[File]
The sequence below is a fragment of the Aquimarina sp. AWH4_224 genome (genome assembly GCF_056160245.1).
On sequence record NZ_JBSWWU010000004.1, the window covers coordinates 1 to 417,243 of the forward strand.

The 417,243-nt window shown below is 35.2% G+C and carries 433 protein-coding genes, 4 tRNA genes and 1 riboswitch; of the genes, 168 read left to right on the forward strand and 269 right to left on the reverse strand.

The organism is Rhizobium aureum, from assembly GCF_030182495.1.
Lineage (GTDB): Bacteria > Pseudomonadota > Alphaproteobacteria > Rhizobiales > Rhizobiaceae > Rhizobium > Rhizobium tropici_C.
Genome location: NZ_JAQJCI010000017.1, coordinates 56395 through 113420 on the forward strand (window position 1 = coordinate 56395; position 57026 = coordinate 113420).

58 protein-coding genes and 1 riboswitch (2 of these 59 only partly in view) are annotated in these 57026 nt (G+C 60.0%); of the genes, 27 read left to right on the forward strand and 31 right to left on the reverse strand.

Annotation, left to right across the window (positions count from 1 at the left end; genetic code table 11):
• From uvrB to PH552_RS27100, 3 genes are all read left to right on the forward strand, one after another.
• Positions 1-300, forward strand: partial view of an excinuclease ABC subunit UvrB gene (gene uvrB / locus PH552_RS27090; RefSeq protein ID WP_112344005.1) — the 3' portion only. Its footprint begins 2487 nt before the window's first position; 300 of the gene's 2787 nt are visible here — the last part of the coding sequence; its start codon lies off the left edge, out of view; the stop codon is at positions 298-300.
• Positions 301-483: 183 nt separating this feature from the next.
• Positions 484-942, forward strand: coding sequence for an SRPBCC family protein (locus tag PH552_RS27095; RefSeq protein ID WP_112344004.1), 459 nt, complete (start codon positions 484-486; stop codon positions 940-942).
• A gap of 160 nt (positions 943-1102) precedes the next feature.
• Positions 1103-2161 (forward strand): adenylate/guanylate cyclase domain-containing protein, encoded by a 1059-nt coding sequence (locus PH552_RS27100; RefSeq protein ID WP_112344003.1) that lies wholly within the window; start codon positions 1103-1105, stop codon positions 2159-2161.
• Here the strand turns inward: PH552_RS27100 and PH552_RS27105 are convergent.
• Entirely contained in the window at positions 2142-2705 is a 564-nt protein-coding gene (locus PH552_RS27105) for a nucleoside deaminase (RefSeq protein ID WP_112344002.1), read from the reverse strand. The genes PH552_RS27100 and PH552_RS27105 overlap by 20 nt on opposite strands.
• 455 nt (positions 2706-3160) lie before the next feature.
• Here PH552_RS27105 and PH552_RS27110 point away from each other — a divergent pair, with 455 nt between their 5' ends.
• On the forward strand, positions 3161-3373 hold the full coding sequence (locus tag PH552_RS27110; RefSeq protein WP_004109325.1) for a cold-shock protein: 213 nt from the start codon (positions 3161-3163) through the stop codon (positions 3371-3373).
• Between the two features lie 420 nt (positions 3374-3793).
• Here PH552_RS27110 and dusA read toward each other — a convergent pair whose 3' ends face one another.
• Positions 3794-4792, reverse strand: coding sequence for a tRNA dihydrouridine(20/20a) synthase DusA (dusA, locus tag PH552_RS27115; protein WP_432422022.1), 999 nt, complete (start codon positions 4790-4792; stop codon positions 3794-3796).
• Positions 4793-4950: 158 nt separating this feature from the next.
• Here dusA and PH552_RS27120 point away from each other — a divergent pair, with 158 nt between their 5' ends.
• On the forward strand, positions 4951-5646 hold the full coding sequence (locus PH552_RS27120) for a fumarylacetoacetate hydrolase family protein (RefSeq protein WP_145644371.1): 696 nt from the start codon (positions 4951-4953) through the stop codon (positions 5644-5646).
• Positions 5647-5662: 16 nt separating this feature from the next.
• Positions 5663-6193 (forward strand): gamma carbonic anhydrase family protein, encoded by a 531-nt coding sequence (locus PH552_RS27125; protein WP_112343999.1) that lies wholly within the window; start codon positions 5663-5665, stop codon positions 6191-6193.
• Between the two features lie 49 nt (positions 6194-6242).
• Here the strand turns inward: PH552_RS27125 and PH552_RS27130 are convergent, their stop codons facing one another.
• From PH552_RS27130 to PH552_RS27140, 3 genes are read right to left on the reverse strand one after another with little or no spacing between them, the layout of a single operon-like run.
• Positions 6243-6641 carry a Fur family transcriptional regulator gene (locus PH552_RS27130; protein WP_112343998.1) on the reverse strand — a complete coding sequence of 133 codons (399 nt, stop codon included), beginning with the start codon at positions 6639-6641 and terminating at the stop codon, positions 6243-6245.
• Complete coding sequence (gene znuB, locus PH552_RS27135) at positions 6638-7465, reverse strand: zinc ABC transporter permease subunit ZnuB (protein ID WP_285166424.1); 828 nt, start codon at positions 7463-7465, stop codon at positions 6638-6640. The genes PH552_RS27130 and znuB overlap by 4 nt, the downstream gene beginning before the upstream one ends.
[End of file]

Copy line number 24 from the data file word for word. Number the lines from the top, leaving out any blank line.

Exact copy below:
• Here dusA and PH552_RS27120 point away from each other — a divergent pair, with 158 nt between their 5' ends.